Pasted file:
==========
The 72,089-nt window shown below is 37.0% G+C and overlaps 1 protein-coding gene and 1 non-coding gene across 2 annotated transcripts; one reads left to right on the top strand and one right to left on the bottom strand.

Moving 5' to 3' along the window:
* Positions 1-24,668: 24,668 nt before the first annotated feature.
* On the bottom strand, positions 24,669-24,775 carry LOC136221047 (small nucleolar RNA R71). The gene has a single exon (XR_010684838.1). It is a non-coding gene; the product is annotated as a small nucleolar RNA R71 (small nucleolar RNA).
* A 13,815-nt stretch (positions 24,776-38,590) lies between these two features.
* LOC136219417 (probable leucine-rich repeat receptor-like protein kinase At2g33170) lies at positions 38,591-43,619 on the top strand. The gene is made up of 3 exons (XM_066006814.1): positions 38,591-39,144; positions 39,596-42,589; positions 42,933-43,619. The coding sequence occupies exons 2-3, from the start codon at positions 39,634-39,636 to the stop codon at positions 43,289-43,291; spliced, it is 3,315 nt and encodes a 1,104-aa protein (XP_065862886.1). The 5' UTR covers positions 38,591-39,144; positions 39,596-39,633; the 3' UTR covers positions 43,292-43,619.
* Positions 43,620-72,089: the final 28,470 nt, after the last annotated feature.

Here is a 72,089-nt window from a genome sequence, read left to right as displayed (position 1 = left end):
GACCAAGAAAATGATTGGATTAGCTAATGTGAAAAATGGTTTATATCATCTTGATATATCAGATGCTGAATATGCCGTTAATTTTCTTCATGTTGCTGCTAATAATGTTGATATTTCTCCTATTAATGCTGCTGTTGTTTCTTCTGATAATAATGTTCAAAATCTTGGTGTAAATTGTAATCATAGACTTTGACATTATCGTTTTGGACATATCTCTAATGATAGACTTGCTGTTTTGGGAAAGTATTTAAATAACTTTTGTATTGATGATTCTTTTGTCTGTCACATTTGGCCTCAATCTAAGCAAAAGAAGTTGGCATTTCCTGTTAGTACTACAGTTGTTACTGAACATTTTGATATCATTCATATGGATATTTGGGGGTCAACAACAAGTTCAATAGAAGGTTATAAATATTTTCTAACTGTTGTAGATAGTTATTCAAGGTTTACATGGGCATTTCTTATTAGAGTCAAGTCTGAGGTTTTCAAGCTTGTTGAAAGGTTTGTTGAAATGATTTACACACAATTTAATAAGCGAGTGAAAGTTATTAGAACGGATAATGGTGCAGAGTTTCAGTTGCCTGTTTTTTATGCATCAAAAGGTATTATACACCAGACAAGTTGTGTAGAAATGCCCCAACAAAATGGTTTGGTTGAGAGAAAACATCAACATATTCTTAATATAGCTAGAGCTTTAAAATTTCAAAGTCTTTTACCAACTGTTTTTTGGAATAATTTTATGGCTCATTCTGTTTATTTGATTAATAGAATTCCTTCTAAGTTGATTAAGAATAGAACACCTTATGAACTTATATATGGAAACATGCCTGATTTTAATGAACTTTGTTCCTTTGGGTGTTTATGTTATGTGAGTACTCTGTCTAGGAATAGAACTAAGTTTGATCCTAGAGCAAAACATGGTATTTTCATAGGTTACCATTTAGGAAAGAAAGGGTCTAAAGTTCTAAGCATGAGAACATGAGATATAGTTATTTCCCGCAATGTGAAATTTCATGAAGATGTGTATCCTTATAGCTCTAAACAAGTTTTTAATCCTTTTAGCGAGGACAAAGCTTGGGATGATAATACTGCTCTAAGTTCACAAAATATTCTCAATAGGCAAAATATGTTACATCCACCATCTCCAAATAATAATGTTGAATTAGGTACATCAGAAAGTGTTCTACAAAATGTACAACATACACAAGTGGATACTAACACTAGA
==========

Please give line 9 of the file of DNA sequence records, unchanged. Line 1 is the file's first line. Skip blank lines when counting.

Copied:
GACCAAGAAAATGATTGGATTAGCTAATGTGAAAAATGGTTTATATCATCTTGATATATCAGATGCTGAATATGCCGTTAATTTTCTTCATGTTGCTGCTAATAATGTTGATATTTCTCCTATTAATGCTGCTGTTGTTTCTTCTGATAATAATGTTCAAAATCTTGGTGTAAATTGTAATCATAGACTTTGACATTATCGTTTTGGACATATCTCTAATGATAGACTTGCTGTTTTGGGAAAGTATTTAAATAACTTTTGTATTGATGATTCTTTTGTCTGTCACATTTGGCCTCAATCTAAGCAAAAGAAGTTGGCATTTCCTGTTAGTACTACAGTTGTTACTGAACATTTTGATATCATTCATATGGATATTTGGGGGTCAACAACAAGTTCAATAGAAGGTTATAAATATTTTCTAACTGTTGTAGATAGTTATTCAAGGTTTACATGGGCATTTCTTATTAGAGTCAAGTCTGAGGTTTTCAAGCTTGTTGAAAGGTTTGTTGAAATGATTTACACACAATTTAATAAGCGAGTGAAAGTTATTAGAACGGATAATGGTGCAGAGTTTCAGTTGCCTGTTTTTTATGCATCAAAAGGTATTATACACCAGACAAGTTGTGTAGAAATGCCCCAACAAAATGGTTTGGTTGAGAGAAAACATCAACATATTCTTAATATAGCTAGAGCTTTAAAATTTCAAAGTCTTTTACCAACTGTTTTTTGGAATAATTTTATGGCTCATTCTGTTTATTTGATTAATAGAATTCCTTCTAAGTTGATTAAGAATAGAACACCTTATGAACTTATATATGGAAACATGCCTGATTTTAATGAACTTTGTTCCTTTGGGTGTTTATGTTATGTGAGTACTCTGTCTAGGAATAGAACTAAGTTTGATCCTAGAGCAAAACATGGTATTTTCATAGGTTACCATTTAGGAAAGAAAGGGTCTAAAGTTCTAAGCATGAGAACATGAGATATAGTTATTTCCCGCAATGTGAAATTTCATGAAGATGTGTATCCTTATAGCTCTAAACAAGTTTTTAATCCTTTTAGCGAGGACAAAGCTTGGGATGATAATACTGCTCTAAGTTCACAAAATATTCTCAATAGGCAAAATATGTTACATCCACCATCTCCAAATAATAATGTTGAATTAGGTACATCAGAAAGTGTTCTACAAAATGTACAACATACACAAGTGGATACTAACACTAGA